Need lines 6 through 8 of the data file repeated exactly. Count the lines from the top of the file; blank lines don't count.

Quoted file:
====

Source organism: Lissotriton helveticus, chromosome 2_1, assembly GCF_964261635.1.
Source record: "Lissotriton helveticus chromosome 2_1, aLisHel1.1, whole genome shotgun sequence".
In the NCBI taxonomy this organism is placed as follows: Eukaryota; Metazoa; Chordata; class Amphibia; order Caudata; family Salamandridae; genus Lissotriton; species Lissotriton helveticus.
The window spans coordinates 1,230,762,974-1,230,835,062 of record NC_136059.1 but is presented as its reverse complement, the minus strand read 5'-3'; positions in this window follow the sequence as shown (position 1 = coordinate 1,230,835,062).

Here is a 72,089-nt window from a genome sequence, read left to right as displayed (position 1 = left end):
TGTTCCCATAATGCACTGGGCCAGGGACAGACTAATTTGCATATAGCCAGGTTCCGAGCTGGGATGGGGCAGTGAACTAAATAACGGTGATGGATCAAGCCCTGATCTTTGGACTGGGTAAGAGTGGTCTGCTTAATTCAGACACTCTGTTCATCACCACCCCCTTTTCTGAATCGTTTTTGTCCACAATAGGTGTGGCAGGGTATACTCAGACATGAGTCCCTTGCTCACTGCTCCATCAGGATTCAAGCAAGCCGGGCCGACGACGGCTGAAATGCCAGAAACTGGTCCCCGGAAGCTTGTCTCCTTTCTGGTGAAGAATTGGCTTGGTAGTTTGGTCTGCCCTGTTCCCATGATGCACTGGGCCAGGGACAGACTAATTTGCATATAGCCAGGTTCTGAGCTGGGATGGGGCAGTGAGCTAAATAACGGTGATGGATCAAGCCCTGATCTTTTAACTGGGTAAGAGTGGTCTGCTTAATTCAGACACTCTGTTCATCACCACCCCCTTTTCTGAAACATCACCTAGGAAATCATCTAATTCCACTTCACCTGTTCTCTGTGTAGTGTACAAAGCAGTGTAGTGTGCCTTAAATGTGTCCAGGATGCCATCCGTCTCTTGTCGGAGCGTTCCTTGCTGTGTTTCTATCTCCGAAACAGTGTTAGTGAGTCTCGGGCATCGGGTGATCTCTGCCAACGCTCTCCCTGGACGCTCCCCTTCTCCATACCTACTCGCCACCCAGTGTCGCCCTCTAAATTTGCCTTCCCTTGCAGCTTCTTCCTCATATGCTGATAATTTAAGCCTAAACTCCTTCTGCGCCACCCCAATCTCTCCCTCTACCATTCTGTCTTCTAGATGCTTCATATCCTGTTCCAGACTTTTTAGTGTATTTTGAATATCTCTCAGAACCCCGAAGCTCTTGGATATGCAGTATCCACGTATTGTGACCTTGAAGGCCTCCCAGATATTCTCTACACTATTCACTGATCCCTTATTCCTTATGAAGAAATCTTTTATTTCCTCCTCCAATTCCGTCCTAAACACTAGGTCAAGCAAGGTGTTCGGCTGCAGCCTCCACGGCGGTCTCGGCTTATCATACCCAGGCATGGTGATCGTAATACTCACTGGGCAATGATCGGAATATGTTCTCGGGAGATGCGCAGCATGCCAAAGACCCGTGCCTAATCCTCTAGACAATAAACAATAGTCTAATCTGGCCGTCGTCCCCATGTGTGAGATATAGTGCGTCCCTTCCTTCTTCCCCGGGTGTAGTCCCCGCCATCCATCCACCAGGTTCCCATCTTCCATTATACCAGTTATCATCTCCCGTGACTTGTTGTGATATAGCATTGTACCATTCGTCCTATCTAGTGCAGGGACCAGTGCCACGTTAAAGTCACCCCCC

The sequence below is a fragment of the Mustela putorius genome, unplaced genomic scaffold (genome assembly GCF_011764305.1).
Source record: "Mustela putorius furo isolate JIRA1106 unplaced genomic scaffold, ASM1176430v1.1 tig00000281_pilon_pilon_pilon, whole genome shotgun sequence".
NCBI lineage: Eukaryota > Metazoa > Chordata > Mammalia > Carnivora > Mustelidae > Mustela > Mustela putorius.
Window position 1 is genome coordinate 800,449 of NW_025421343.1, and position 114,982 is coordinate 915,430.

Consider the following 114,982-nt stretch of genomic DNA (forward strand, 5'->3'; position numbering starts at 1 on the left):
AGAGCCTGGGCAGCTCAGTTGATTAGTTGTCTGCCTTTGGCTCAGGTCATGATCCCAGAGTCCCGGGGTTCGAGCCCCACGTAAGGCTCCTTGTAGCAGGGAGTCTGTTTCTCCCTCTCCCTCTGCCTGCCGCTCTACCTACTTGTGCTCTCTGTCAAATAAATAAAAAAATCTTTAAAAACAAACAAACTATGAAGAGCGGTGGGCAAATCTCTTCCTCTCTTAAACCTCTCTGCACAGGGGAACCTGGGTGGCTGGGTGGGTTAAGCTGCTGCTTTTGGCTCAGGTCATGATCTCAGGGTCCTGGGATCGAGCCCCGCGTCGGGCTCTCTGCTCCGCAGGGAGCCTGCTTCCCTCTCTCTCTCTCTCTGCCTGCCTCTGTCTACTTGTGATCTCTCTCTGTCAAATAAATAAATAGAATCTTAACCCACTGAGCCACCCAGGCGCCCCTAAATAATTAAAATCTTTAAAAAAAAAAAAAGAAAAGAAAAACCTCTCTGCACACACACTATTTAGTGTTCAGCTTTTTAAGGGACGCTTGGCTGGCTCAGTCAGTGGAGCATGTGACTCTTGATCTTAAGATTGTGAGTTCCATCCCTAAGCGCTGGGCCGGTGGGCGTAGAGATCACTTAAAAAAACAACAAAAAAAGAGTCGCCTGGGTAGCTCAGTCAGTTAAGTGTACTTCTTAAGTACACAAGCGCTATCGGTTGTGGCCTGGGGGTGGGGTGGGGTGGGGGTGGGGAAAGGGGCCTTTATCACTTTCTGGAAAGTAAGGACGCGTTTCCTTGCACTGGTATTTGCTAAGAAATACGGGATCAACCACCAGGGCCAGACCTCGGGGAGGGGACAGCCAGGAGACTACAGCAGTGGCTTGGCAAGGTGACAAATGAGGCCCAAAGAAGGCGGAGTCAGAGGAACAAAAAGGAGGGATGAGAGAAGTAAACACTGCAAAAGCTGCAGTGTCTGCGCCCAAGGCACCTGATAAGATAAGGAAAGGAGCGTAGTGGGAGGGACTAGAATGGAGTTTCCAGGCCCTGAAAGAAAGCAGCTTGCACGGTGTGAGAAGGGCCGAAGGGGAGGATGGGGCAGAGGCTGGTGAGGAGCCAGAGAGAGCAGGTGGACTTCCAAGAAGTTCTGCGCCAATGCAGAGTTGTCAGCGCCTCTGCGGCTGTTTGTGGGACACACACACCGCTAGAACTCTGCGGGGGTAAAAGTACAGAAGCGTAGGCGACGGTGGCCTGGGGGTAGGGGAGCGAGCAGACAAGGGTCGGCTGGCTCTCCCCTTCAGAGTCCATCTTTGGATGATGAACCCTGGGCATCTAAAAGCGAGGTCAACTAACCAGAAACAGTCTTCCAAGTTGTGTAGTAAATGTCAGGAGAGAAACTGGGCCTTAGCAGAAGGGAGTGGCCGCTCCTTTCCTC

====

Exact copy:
TGTTCCCATAATGCACTGGGCCAGGGACAGACTAATTTGCATATAGCCAGGTTCCGAGCTGGGATGGGGCAGTGAACTAAATAACGGTGATGGATCAAGCCCTGATCTTTGGACTGGGTAAGAGTGGTCTGCTTAATTCAGACACTCTGTTCATCACCACCCCCTTTTCTGAATCGTTTTTGTCCACAATAGGTGTGGCAGGGTATACTCAGACATGAGTCCCTTGCTCACTGCTCCATCAGGATTCAAGCAAGCCGGGCCGACGACGGCTGAAATGCCAGAAACTGGTCCCCGGAAGCTTGTCTCCTTTCTGGTGAAGAATTGGCTTGGTAGTTTGGTCTGCCCTGTTCCCATGATGCACTGGGCCAGGGACAGACTAATTTGCATATAGCCAGGTTCTGAGCTGGGATGGGGCAGTGAGCTAAATAACGGTGATGGATCAAGCCCTGATCTTTTAACTGGGTAAGAGTGGTCTGCTTAATTCAGACACTCTGTTCATCACCACCCCCTTTTCTGAAACATCACCTAGGAAATCATCTAATTCCACTTCACCTGTTCTCTGTGTAGTGTACAAAGCAGTGTAGTGTGCCTTAAATGTGTCCAGGATGCCATCCGTCTCTTGTCGGAGCGTTCCTTGCTGTGTTTCTATCTCCGAAACAGTGTTAGTGAGTCTCGGGCATCGGGTGATCTCTGCCAACGCTCTCCCTGGACGCTCCCCTTCTCCATACCTACTCGCCACCCAGTGTCGCCCTCTAAATTTGCCTTCCCTTGCAGCTTCTTCCTCATATGCTGATAATTTAAGCCTAAACTCCTTCTGCGCCACCCCAATCTCTCCCTCTACCATTCTGTCTTCTAGATGCTTCATATCCTGTTCCAGACTTTTTAGTGTATTTTGAATATCTCTCAGAACCCCGAAGCTCTTGGATATGCAGTATCCACGTATTGTGACCTTGAAGGCCTCCCAGATATTCTCTACACTATTCACTGATCCCTTATTCCTTATGAAGAAATCTTTTATTTCCTCCTCCAATTCCGTCCTAAACACTAGGTCAAGCAAGGTGTTCGGCTGCAGCCTCCACGGCGGTCTCGGCTTATCATACCCAGGCATGGTGATCGTAATACTCACTGGGCAATGATCGGAATATGTTCTCGGGAGATGCGCAGCATGCCAAAGACCCGTGCCTAATCCTCTAGACAATAAACAATAGTCTAATCTGGCCGTCGTCCCCATGTGTGAGATATAGTGCGTCCCTTCCTTCTTCCCCGGGTGTAGTCCCCGCCATCCATCCACCAGGTTCCCATCTTCCATTATACCAGTTATCATCTCCCGTGACTTGTTGTGATATAGCATTGTACCATTCGTCCTATCTAGTGCAGGGACCAGTGCCACGTTAAAGTCACCCCCC

The sequence below is a fragment of the Mustela putorius genome, unplaced genomic scaffold (genome assembly GCF_011764305.1).
Source record: "Mustela putorius furo isolate JIRA1106 unplaced genomic scaffold, ASM1176430v1.1 tig00000281_pilon_pilon_pilon, whole genome shotgun sequence".